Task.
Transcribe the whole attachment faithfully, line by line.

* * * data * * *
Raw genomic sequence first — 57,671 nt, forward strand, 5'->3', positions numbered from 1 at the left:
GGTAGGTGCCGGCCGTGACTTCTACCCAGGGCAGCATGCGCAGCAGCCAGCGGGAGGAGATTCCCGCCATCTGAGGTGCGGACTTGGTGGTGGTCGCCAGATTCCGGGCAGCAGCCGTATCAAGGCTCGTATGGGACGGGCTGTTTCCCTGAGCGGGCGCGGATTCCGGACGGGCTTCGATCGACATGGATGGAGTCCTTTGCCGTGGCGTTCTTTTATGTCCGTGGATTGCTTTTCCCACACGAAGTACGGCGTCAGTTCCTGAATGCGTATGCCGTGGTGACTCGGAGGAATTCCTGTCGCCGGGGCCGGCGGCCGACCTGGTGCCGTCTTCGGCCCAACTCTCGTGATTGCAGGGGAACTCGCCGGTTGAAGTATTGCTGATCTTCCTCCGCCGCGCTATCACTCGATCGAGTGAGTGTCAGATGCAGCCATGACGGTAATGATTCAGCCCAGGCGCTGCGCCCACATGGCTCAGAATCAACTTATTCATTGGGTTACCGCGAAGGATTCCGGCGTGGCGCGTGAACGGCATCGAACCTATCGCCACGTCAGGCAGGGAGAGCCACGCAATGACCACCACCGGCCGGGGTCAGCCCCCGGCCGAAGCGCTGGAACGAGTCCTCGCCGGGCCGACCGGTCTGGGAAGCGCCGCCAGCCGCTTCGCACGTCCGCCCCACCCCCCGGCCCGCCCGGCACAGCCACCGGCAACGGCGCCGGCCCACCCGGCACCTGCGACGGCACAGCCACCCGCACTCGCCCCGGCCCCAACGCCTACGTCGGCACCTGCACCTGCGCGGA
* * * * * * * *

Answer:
Raw genomic sequence first — 57,671 nt, forward strand, 5'->3', positions numbered from 1 at the left:
GGTAGGTGCCGGCCGTGACTTCTACCCAGGGCAGCATGCGCAGCAGCCAGCGGGAGGAGATTCCCGCCATCTGAGGTGCGGACTTGGTGGTGGTCGCCAGATTCCGGGCAGCAGCCGTATCAAGGCTCGTATGGGACGGGCTGTTTCCCTGAGCGGGCGCGGATTCCGGACGGGCTTCGATCGACATGGATGGAGTCCTTTGCCGTGGCGTTCTTTTATGTCCGTGGATTGCTTTTCCCACACGAAGTACGGCGTCAGTTCCTGAATGCGTATGCCGTGGTGACTCGGAGGAATTCCTGTCGCCGGGGCCGGCGGCCGACCTGGTGCCGTCTTCGGCCCAACTCTCGTGATTGCAGGGGAACTCGCCGGTTGAAGTATTGCTGATCTTCCTCCGCCGCGCTATCACTCGATCGAGTGAGTGTCAGATGCAGCCATGACGGTAATGATTCAGCCCAGGCGCTGCGCCCACATGGCTCAGAATCAACTTATTCATTGGGTTACCGCGAAGGATTCCGGCGTGGCGCGTGAACGGCATCGAACCTATCGCCACGTCAGGCAGGGAGAGCCACGCAATGACCACCACCGGCCGGGGTCAGCCCCCGGCCGAAGCGCTGGAACGAGTCCTCGCCGGGCCGACCGGTCTGGGAAGCGCCGCCAGCCGCTTCGCACGTCCGCCCCACCCCCCGGCCCGCCCGGCACAGCCACCGGCAACGGCGCCGGCCCACCCGGCACCTGCGACGGCACAGCCACCCGCACTCGCCCCGGCCCCAACGCCTACGTCGGCACCTGCACCTGCGCGGA